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© Research
Publication : The Journal of biological chemistry

Biochemical characterization of proline racemases from the human protozoan parasite Trypanosoma cruzi and definition of putative protein signatures

Scientific Fields
Diseases
Organisms
Applications
Technique

Published in The Journal of biological chemistry - 01 May 2003

Chamond N, Grégoire C, Coatnoan N, Rougeot C, Freitas-Junior LH, da Silveira JF, Degrave WM, Minoprio P

Link to Pubmed [PMID] – 12735293

J. Biol. Chem. 2003 May;278(18):15484-94

Proline racemase catalyzes the interconversion of L- and D-proline enantiomers and has to date been described in only two species. Originally found in the bacterium Clostridium sticklandii, it contains cysteine residues in the active site and does not require co-factors or other known coenzymes. We recently described the first eukaryotic amino acid (proline) racemase, after isolation and cloning of a gene from the pathogenic human parasite Trypanosoma cruzi. Although this enzyme is intracellularly located in replicative non-infective forms of T. cruzi, membrane-bound and secreted forms of the enzyme are present upon differentiation of the parasite into non-dividing infective forms. The secreted form of proline racemase is a potent host B-cell mitogen supporting parasite evasion of specific immune responses. Here we describe that the TcPRAC genes in T. cruzi encode functional intracellular or secreted versions of the enzyme exhibiting distinct kinetic properties that may be relevant for their relative catalytic efficiency. Although the Km of the enzyme isoforms were of a similar order of magnitude (29-75 mM), Vmax varied between 2 x 10(-4 )and 5.3 x 10(-5) mol of L-proline/s/0.125 microM of homodimeric recombinant protein. Studies with the enzyme-specific inhibitor and abrogation of enzymatic activity by site-directed mutagenesis of the active site Cys330 residue reinforced the potential of proline racemase as a critical target for drug development against Chagas’ disease. Finally, we propose a protein signature for proline racemases and suggest that the enzyme is present in several other pathogenic and non-pathogenic bacterial genomes of medical and agricultural interest, yet absent in mammalian host, suggesting that inhibition of proline racemases may have therapeutic potential.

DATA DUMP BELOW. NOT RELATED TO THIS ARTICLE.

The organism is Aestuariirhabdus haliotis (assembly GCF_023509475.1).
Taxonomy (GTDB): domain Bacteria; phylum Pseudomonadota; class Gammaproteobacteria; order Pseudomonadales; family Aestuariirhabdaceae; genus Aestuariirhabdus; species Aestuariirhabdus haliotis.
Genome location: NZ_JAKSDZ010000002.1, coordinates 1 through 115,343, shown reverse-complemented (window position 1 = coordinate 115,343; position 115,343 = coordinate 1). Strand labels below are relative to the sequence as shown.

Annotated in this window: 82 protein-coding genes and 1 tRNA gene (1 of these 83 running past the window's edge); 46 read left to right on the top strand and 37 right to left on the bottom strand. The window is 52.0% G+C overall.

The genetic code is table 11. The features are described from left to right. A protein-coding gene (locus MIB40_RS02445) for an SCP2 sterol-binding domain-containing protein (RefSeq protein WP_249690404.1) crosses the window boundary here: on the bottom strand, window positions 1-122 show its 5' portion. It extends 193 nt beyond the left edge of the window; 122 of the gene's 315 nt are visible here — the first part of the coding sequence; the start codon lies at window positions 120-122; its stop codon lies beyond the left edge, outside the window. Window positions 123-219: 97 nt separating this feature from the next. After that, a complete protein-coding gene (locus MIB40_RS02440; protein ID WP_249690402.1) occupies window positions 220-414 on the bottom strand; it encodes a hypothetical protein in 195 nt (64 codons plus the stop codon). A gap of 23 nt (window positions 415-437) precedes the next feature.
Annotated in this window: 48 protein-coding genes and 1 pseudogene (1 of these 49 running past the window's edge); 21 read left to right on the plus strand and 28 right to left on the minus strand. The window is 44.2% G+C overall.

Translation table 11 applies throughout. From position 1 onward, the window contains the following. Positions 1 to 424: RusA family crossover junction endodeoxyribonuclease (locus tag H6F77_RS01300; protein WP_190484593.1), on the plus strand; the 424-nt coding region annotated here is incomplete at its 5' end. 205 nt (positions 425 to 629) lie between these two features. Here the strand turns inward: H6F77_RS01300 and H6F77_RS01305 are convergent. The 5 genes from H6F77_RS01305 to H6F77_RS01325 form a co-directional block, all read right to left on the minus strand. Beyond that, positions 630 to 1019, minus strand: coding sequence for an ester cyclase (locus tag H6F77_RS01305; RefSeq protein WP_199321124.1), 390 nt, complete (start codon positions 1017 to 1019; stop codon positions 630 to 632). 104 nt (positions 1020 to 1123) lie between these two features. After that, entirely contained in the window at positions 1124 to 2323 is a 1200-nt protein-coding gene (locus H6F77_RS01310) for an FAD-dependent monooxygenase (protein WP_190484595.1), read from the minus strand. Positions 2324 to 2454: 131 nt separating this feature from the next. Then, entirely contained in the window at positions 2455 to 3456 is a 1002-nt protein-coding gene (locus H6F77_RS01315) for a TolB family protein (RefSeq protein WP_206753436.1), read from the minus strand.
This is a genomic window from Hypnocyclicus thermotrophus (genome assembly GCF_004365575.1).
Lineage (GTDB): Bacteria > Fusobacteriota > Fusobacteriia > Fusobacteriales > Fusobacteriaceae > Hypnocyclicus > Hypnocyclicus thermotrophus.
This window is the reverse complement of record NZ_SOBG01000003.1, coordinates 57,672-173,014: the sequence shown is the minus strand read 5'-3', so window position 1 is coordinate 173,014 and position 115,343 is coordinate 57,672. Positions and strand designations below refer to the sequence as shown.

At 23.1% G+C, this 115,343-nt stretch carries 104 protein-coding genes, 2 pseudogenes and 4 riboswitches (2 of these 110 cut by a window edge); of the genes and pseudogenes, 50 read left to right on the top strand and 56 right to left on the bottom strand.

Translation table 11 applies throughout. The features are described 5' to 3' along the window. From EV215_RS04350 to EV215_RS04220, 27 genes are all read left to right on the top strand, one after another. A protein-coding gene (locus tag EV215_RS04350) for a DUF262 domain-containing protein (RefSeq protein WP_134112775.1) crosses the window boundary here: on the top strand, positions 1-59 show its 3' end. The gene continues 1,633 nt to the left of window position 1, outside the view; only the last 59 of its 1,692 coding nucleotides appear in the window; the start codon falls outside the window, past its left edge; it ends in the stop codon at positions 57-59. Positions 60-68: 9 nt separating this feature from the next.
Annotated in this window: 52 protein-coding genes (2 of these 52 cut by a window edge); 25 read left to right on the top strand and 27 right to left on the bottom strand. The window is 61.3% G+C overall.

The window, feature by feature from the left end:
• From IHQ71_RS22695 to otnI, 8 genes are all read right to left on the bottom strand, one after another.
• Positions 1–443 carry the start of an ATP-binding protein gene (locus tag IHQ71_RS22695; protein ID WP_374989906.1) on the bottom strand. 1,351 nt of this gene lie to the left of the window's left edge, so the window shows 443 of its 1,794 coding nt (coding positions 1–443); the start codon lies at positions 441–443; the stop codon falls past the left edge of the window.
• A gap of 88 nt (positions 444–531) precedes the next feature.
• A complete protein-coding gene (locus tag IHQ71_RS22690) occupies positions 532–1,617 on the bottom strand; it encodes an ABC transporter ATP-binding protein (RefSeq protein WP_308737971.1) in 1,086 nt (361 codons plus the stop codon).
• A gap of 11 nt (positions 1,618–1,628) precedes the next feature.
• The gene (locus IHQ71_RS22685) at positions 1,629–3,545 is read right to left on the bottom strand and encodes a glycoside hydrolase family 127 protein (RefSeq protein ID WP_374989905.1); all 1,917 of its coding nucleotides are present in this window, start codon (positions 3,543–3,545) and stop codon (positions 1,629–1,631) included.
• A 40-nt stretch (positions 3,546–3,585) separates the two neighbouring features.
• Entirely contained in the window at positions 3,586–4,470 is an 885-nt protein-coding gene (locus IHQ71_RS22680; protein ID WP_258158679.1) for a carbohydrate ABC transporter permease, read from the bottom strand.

http://www.ncbi.nlm.nih.gov/pubmed/12735293